Last week I looked at the types of point of view we use in fiction. This week I’m looking at point of view from another perspective—why it’s important. The main reason we need to use deep perspective point of view is because it’s a great way to engage readers by making them feel part of the story:
As the distinction between narrator and character blurs, the distance between them shrinks, and so does the distance between reader and character.
– David Jauss, On Writing Fiction
This is especially useful in genres such as romance, women’s fiction and young adult fiction, where readers want to feel part of the story.
As an added bonus, proper use of deep perspective point of view helps prevent some of the most common issues I see in fiction manuscripts:
- Headhopping and Author Intrusion
- Writing Character’s Thoughts
- Telling, not showing
Today I’m going to cover headhopping, author intrusion, and writing character’s thoughts. I’ll look at showing and telling next week.
Changing the point of view character in a scene is referred to as headhopping, which can be confusing for the reader. For example, the following paragraph shows three viewpoints in three sentences, first Alice, then Ben, then Dr Cook:
It was all too much for Alice. She turned, clung to Ben’s lapels and sobbed. Her heart was breaking. Ben held her against his chest and allowed the grief of years to be brutalised by hope. Dr Cook looked on benignly, waiting for her grief to subside before he continued with his examination.
This should be revised so the entire paragraph is from the viewpoint of a single character, the character who is most affected by the actions in that scene. This character should be named first, so the reader knows who is the point of view character in the scene.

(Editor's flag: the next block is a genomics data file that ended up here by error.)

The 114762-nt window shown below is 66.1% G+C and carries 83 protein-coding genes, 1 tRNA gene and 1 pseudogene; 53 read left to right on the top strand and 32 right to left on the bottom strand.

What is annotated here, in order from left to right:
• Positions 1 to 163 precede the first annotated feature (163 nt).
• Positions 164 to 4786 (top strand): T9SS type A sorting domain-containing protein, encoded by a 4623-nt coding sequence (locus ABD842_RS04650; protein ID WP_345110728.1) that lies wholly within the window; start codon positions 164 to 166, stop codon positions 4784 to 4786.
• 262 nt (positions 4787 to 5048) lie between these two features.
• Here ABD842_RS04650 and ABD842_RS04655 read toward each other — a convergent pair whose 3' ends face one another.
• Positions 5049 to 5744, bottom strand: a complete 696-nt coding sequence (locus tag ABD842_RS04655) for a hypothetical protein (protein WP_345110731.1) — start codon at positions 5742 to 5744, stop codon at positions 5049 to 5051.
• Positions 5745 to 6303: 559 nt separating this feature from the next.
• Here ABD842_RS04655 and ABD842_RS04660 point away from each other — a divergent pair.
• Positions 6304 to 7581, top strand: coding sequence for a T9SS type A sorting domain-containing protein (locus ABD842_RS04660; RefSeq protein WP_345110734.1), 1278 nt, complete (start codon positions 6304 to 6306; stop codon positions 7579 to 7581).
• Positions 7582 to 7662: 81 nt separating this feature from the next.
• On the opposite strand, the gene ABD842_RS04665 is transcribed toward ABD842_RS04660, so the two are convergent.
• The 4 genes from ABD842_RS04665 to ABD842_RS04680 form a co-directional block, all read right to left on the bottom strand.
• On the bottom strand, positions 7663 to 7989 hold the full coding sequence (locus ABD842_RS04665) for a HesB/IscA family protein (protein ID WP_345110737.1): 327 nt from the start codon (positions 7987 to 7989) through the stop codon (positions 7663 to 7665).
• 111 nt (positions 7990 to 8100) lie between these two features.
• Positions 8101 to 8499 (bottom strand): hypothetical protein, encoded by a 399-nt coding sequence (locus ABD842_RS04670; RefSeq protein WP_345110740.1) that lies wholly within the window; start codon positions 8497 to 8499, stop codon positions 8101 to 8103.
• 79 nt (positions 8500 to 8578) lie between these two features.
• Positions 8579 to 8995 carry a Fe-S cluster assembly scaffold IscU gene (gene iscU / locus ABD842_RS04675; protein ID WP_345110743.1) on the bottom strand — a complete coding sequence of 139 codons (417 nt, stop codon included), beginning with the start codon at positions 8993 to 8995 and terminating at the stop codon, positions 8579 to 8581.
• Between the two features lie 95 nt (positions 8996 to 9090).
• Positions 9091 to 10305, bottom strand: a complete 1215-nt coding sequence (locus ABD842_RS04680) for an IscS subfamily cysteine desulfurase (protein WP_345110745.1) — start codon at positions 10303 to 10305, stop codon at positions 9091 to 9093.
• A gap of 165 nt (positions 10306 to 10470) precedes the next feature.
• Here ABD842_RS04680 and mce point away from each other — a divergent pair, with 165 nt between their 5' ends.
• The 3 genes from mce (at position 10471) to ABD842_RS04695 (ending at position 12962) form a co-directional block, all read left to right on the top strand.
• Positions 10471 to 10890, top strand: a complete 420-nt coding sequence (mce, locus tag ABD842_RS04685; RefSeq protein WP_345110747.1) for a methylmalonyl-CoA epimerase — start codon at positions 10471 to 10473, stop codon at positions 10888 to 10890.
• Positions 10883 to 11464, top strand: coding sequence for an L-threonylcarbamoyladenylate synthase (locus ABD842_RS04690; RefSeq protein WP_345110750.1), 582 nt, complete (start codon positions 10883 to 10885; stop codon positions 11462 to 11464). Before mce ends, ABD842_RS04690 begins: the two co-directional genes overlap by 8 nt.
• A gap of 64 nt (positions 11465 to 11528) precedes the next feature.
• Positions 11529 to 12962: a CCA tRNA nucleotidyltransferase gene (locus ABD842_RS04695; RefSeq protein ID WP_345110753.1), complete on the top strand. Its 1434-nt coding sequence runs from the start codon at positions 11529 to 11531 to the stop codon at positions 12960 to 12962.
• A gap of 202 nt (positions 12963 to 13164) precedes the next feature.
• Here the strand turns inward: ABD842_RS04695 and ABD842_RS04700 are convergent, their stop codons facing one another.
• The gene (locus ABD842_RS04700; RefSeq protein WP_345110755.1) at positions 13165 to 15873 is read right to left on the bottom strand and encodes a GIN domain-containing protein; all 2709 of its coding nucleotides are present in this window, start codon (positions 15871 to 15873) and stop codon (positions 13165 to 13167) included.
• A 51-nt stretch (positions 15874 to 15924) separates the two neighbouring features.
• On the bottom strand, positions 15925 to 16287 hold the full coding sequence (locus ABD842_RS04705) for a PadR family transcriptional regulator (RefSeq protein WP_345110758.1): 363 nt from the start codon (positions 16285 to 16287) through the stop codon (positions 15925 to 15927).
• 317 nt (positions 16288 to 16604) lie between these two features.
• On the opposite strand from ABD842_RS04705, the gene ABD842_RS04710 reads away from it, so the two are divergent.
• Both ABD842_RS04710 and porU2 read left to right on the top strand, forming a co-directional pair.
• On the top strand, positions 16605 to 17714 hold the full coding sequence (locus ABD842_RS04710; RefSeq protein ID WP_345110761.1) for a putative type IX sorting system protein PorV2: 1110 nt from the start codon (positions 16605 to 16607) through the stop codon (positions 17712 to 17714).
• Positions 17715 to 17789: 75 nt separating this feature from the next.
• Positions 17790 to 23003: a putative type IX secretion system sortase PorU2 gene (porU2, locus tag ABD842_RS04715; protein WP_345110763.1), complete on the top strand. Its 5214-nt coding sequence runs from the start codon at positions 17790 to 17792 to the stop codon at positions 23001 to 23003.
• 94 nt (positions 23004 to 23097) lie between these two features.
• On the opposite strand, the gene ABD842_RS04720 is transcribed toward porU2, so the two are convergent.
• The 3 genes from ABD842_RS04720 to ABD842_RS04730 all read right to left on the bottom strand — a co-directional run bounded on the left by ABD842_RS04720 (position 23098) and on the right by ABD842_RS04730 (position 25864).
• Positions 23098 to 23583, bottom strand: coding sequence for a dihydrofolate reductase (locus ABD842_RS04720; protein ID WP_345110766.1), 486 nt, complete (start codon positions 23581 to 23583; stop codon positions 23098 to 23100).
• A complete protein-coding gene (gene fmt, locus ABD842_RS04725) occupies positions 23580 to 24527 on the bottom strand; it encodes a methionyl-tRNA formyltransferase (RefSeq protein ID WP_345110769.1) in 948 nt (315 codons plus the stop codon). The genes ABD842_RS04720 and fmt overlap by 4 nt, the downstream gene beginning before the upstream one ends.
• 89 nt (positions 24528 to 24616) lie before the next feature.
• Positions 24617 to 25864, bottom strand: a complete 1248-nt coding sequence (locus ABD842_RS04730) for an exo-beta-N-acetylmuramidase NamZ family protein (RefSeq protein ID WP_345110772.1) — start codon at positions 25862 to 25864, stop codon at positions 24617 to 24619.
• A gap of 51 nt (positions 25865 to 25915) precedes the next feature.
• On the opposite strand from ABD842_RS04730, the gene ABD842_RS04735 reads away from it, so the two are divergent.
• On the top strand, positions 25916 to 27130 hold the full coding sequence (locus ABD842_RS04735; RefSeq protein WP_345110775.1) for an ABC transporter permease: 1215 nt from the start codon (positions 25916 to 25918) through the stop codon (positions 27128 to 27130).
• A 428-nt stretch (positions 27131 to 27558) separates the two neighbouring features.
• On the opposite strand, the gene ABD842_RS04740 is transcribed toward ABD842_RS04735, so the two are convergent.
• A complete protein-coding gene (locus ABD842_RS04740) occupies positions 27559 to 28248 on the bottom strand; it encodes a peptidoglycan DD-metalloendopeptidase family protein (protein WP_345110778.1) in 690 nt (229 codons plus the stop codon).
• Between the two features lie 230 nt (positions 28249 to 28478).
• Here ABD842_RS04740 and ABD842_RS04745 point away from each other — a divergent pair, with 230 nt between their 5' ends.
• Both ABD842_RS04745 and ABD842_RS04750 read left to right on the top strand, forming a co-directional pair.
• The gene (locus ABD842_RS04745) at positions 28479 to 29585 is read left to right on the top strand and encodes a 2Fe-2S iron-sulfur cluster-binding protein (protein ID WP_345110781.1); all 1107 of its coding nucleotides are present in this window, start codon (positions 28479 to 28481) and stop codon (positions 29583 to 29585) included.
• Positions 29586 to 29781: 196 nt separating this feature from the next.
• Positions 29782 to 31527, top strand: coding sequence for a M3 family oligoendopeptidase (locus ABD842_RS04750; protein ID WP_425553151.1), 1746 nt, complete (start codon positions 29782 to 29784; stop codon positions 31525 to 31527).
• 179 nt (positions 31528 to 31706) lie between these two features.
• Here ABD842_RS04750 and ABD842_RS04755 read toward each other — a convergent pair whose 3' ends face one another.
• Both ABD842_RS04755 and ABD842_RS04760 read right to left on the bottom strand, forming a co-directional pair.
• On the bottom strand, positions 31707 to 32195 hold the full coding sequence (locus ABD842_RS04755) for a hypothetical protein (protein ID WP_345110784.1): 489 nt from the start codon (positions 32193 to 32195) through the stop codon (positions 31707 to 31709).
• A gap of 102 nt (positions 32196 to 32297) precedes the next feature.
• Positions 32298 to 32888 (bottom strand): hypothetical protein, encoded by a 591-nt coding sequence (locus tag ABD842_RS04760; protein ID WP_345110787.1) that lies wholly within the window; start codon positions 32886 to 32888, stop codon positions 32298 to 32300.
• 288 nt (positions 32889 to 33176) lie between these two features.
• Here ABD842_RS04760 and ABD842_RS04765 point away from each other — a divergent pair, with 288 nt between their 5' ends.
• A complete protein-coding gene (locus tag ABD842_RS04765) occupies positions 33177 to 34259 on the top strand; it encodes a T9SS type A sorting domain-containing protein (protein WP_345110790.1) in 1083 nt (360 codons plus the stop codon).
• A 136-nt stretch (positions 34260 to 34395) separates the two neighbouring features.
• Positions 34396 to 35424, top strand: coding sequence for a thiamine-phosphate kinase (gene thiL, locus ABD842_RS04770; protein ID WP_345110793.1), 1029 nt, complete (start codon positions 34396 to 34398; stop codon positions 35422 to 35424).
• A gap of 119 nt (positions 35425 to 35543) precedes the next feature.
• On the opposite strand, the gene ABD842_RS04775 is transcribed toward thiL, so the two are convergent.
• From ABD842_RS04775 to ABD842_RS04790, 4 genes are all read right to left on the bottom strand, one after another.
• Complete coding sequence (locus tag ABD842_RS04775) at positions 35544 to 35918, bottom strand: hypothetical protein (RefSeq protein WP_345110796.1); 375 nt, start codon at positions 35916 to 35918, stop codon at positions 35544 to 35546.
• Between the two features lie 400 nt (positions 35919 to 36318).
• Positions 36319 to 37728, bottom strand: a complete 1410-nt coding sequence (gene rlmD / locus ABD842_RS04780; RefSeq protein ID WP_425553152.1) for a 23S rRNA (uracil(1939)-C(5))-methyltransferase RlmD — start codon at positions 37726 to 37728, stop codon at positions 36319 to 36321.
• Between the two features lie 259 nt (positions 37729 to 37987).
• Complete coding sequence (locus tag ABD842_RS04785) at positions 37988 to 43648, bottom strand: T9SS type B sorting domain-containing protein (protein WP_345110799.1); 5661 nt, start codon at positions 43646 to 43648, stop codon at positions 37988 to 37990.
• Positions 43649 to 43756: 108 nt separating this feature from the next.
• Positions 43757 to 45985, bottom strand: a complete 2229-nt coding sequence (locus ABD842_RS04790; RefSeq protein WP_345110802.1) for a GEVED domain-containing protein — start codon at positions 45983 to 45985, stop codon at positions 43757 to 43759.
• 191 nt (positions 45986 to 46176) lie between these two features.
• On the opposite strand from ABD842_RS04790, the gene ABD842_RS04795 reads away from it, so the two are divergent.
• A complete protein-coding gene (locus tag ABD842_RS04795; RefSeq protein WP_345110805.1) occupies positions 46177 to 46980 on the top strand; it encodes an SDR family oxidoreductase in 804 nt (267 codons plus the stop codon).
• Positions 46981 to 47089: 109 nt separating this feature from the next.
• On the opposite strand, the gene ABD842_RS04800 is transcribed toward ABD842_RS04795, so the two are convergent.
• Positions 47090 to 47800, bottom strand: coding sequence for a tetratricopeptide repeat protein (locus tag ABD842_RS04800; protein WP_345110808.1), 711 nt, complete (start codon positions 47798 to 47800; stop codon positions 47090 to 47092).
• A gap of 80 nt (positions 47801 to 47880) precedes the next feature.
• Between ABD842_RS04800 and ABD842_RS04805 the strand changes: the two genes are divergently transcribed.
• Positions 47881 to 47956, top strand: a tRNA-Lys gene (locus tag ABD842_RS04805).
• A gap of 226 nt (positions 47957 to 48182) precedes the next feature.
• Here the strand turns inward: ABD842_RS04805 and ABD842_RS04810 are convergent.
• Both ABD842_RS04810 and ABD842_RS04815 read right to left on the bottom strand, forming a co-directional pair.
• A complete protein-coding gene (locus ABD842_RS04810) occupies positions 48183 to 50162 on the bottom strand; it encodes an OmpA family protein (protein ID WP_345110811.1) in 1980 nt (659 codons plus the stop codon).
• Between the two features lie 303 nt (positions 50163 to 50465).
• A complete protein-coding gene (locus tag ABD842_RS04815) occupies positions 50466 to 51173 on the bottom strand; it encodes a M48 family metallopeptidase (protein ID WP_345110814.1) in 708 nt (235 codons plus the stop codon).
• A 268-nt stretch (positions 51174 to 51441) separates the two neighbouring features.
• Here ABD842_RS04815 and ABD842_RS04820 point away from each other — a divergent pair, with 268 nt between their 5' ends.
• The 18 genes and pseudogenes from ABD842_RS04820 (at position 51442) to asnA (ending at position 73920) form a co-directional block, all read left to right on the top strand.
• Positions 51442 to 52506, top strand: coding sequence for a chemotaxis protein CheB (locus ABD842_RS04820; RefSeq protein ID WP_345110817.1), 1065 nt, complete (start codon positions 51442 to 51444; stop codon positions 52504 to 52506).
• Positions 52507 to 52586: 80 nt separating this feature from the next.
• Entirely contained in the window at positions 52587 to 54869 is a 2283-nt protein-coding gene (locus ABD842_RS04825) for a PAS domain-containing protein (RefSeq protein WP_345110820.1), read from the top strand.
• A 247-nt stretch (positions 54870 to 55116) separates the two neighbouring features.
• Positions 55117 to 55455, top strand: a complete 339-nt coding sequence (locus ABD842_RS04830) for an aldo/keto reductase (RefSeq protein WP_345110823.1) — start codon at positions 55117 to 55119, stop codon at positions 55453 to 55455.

Remember, a scene has a specific structure (which I discussed when I visited Seekerville). Adding a line break and *** does not create a new scene.
Yes, I’ve seen it done.
I think the author was breaking up the narrative into “scenes” to show she understood the rule of only having one point of view character per scene. But my reaction was that either she didn’t know how to write a proper scene, or that she was too lazy to revise her manuscript properly. Either way, the substandard writing showed a lack of respect for her potential readers.
If you’re using deep perspective point of view properly, the story is being told through the eyes of your characters. Author intrusion is when you slip out of the character’s viewpoint and tell the story as the author. An author intrusion can be as simple as one wrong word—an English character who says y’all or pavement. An American who says boot instead of trunk. A high school dropout who talks about serendipity.
For example, I have blonde hair courtesy of an excellent hairdresser. I might look in the mirror and think it’s time to get my roots touched up, but I’m not going to think of my hair colour if that’s not the focus of the scene:
The wind blew Alice’s carefully coiffured blonde hair everywhere.
It’s boring, right? Instead, deepen the point of view:
The gentle breeze whipped into a frenzy, blowing Alice’s hair everywhere–in front of her eyes, into her mouth. So much for the half-hour she’d spend drying and styling a professional coiffure for her job interview.
Author intrusion can also be more noticeable moralising and editorialising—the kind of preachiness which once gave Christian fiction a bad name (I think most authors now know better).
To avoid author intrusion, remember that every word needs to be consistent with what your viewpoint character can see or hear, or what they would think. Nothing more.
Writing Character’s Thoughts
There are three ways to show character thoughts in fiction, but only one I recommend—interior monologue. I’ll discuss the other two so you know why I don’t recommend them.
I have seen people ask how you tell the difference between character thought and character dialogue. The rule I learned in school was to use one quotation mark for character thought (‘like this’) and two for dialogue (“like this”).